With the election of Foreign Minister Abdullah Gul to the Turkish presidency all but certain today, many secularist opponents are calling for a more moderate stance against the former Islamist and his governing Justice and Development Party (AKP).
For months, hardline secularists followed the cue of the opposition Republican People's Party's (CHP) leader Deniz Baykal to condemn Gul's candidacy as part of a secret plan by the Islamist-rooted AKP to undermine Turkey's secular regime.
Despite repeated denials by Gul and the AKP and vows of loyalty to republican values, the country was plunged into crisis as millions took to the streets to protest against a former Islamist as president.
Matters worsened when the army, which has toppled four governments in as many decades, stepped in with a threat to intervene to protect the secular system, which it said it considered under threat.
In a climate of mounting tensions and nationalism, the CHP led a boycott of the presidential vote during Gul's first candidacy in April, robbing the house of the quorum it needed and forcing early general elections on July 22.
But a massive electoral victory by the AKP means that Gul's election today will be a mere formality, and many secularists are now angrier with the CHP leadership under Baykal than they are at the prospect of an ex-Islamist as the republic's next president.
"Baykal and his friends chose to transform the CHP into a nationalist party devoid of its traditional center-left ideology," complained Zulfu Livaneli, a prominent musician and author and a former deputy who served out his term as an independent after resigning from the CHP.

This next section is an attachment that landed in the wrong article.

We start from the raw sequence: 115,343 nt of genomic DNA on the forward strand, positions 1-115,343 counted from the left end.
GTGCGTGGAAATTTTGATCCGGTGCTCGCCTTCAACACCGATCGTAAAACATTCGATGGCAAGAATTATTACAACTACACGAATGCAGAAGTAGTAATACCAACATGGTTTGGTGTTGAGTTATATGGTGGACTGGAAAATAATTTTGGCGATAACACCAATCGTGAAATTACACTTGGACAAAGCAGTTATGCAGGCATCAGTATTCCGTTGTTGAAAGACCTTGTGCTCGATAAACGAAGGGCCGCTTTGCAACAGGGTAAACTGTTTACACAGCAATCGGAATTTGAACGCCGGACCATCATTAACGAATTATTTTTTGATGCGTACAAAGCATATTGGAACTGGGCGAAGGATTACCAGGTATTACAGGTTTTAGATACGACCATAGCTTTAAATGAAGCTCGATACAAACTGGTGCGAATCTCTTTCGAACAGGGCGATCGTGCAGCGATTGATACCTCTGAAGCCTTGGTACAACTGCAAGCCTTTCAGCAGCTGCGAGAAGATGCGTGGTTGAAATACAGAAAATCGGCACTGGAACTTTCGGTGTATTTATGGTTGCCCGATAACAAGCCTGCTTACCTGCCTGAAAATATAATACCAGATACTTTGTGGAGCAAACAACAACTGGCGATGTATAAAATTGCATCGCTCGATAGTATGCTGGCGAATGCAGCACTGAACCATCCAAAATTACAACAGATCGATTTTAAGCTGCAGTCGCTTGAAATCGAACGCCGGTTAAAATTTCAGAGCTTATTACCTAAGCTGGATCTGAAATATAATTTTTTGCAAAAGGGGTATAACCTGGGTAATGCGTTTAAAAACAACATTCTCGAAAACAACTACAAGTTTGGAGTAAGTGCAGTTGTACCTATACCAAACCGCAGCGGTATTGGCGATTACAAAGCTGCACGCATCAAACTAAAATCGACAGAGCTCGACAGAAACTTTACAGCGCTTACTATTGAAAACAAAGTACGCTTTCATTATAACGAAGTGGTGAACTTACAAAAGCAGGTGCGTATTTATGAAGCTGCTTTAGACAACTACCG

"People were forced to choose between the AKP and a coalition comprising the CHP and the nationalists," he said. "They felt that such a coalition would have spelled the end for Turkey."
As far as he is concerned, Livaneli said, Gul becoming president "is not a problem."
Within the CHP itself, younger cadres, even if they remain sceptical of the AKP's pledges that it has abandoned Islamism, say their party, founded by Mustafa Kemal Ataturk, the creator of modern Turkey, should change its strategy.
"Our campaign was based solely on republican values and secularism," said Didem Engin, 30, an unsuccessful CHP candidate from Istanbul in last month's election. "This is all very important, of course, but I'm sure the people would have rather heard our proposals concerning unemployment or agricultural policy."
"We must now lead a constructive opposition instead of trying to provoke crisis after crisis or just wait for the government to make mistakes," she said, adding that she was disappointed by the CHP decision to once again boycott the presidential vote.
Further left, Ufuk Uras, an independent deputy who leads the small left-wing Freedom and Solidarity Party, shrugged off suggestions that the AKP seeks to erode secularism.
The AKP, he said, is simply "a neo-liberal, neo-conservative party typical of the globalization process."
"The important thing today is to see in which direction Turkey will evolve -- into a militarist republic, a republic of fear or into a republic of social and democratic values," he said.
Uras made no secret that he sees military intervention in politics as a greater threat than anything the AKP can come up with.
The debate on how much of an "Islamist threat" the AKP really is raging even among the ranks of the daily Cumhuriyet, the flagship of hardline, anti-AKP secularists.